Not every post can be about an interesting piece of mathematics. It would just be too hard (though Terry Tao seems to manage it). And in fact Lipton-Regan do not attempt this. Of the 63 chapters in the book, 14 of them are more ABOUT MATH then have hard math in them. Things like how to guess what a result will be, how to try to prove it, the importance of a good notation, how to write up a result. These chapters were light reading but still informative.

COMMENTS:

COLBERT NATION: HEY, it can either be light reading OR informative, but it can't be both. We're at war here, pick a side!

BILL G: Here is an example. Chapter 2, titled KENNETH IVERSON: NOTATION AND THINKING didn't have any real math in it but it did tell me the following:

Descartes is the first person to use x^4 instead of xxxx.

Euler is the first person to use the Sigma for for summation and also the first one to use the notation f(x) for a function.

There is some debate about whether pi was the right number to since 2pi come up more often.

ALMA RHO-GRANT: Hey, YOU blogged on the pi thing yourself. So that can't be news to you.

BILL G: Yeah, but I FORGOT! As I was reading it I thought it was a neat issue to raise BEFORE I saw that I raised it. Awkward! More to the point--- this book is good at reminding you of things you once knew.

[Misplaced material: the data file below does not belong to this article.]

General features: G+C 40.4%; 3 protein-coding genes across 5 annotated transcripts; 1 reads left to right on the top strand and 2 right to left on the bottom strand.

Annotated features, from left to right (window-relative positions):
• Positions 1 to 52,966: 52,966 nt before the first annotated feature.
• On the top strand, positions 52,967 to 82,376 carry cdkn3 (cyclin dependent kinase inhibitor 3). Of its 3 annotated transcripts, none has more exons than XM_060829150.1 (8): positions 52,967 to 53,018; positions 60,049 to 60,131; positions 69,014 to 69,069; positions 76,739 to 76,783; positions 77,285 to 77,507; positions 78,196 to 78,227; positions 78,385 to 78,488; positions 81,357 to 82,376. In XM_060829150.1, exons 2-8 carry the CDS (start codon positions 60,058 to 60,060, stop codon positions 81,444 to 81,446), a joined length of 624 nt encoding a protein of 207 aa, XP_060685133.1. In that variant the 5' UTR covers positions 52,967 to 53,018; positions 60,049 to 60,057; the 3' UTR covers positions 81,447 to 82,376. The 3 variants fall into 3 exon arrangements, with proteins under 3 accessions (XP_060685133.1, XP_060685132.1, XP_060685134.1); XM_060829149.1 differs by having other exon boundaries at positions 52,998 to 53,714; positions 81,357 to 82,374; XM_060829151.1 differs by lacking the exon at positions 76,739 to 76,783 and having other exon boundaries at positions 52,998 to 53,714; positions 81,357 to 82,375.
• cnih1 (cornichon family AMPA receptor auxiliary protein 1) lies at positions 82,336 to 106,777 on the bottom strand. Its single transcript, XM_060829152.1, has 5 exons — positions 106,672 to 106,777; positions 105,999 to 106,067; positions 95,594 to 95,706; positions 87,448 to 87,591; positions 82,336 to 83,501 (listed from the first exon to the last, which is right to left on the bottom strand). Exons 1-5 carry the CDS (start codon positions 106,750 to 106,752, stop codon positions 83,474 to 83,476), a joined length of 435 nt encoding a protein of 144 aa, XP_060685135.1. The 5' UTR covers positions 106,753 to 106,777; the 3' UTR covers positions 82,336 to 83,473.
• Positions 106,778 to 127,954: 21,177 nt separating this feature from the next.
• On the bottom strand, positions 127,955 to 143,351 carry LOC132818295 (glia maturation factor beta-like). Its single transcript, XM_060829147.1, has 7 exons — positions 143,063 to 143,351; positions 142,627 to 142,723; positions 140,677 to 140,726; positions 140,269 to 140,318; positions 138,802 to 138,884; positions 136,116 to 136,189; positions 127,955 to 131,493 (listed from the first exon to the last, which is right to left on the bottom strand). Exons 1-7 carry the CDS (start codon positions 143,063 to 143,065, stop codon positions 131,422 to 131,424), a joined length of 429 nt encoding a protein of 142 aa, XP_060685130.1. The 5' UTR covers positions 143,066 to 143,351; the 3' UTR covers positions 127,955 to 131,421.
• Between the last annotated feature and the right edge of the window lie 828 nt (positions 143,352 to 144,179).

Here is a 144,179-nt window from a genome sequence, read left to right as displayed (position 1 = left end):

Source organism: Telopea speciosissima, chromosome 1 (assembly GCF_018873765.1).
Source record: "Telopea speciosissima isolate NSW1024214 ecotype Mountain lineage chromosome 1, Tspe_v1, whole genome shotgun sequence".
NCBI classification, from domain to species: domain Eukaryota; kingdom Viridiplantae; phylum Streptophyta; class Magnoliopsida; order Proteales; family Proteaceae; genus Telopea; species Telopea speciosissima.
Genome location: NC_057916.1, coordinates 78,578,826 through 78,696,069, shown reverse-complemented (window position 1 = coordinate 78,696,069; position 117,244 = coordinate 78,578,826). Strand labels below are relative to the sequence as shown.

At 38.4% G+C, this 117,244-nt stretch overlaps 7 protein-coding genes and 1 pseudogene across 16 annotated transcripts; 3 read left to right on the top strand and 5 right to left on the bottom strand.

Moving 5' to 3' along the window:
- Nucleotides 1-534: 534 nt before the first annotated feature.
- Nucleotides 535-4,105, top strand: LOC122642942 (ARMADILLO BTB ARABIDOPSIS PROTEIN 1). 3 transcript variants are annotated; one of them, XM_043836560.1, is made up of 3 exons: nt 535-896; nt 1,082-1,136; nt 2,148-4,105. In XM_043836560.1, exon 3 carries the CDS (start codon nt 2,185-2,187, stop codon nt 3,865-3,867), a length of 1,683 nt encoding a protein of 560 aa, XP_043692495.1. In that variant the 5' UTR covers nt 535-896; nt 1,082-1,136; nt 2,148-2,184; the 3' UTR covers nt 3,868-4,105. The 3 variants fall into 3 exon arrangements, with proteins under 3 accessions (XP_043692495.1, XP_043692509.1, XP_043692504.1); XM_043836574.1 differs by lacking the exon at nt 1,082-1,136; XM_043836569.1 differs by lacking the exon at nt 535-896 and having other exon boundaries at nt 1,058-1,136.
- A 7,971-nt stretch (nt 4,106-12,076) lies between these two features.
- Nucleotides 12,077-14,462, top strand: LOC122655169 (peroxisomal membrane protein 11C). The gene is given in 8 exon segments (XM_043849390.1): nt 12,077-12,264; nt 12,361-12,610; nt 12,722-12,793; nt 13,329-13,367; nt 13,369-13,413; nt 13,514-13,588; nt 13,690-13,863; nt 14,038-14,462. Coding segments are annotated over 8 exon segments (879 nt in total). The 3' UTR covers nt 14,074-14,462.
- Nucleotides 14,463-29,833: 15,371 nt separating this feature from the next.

FOURTH POST: FORTY NINE HEAVY CHAPTERS

If there are 63 chapters and 14 are light then 49 must be heavy. Actually the world is not quite so binary. However, there are 49 chapters that have math in them, much of it new and interesting. Since blogs are themselves summaries if I summarized all of them we may end up with some Quantum effects (Chapter 63---Charles Bennett: Quantum Protocols). Hence I summarize just a few.

Chapter 37 is titled THOMAS JECH: THE AXIOM OF CHOICE. Recall the usual axiom of choice:

Let I be a set (it could be of any cardinality). Assume that for every i in I there is a set X_i. There exists a function f (a choice function) from I to bigcup_{i in I} X_i such that f(i) in A_i. }

Look at the following restrictions of this. Let C_n be the following statement:

Let I be a set (it could be of any cardinality). Assume that for every i in I there is a set X_i such that |X_i|=n. There exists a function f (a choice function) from I to bigcup_{i in I} X_i such that f(i) in A_i.

For which n,m does C_n imply C_m? This chapter gives a clear statement of when this is true and gives some proofs of the easy direction (showing that C_n implies C_m). The hard direction, showing that C_n does not imply C_m, is really hard--- it involves constructing models of set theory where C_n is true but C_m is not. These proofs are wisely omitted.